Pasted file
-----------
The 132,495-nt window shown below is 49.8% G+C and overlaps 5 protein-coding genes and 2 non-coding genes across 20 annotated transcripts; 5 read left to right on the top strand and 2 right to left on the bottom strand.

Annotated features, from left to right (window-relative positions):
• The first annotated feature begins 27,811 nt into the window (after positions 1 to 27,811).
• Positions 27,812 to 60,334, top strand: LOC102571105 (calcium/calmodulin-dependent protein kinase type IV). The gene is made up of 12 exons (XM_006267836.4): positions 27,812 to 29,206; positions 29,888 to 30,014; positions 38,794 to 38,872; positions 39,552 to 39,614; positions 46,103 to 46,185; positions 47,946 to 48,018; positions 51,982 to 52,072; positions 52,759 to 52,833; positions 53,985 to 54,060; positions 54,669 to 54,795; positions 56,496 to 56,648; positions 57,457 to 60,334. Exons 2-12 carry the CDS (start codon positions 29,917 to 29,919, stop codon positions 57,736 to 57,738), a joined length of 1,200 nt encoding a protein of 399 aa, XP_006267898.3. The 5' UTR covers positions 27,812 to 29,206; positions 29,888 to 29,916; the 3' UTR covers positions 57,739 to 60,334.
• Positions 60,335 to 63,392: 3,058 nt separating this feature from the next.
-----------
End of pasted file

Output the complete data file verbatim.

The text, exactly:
The 132,495-nt window shown below is 49.8% G+C and overlaps 5 protein-coding genes and 2 non-coding genes across 20 annotated transcripts; 5 read left to right on the top strand and 2 right to left on the bottom strand.

Annotated features, from left to right (window-relative positions):
• The first annotated feature begins 27,811 nt into the window (after positions 1 to 27,811).
• Positions 27,812 to 60,334, top strand: LOC102571105 (calcium/calmodulin-dependent protein kinase type IV). The gene is made up of 12 exons (XM_006267836.4): positions 27,812 to 29,206; positions 29,888 to 30,014; positions 38,794 to 38,872; positions 39,552 to 39,614; positions 46,103 to 46,185; positions 47,946 to 48,018; positions 51,982 to 52,072; positions 52,759 to 52,833; positions 53,985 to 54,060; positions 54,669 to 54,795; positions 56,496 to 56,648; positions 57,457 to 60,334. Exons 2-12 carry the CDS (start codon positions 29,917 to 29,919, stop codon positions 57,736 to 57,738), a joined length of 1,200 nt encoding a protein of 399 aa, XP_006267898.3. The 5' UTR covers positions 27,812 to 29,206; positions 29,888 to 29,916; the 3' UTR covers positions 57,739 to 60,334.
• Positions 60,335 to 63,392: 3,058 nt separating this feature from the next.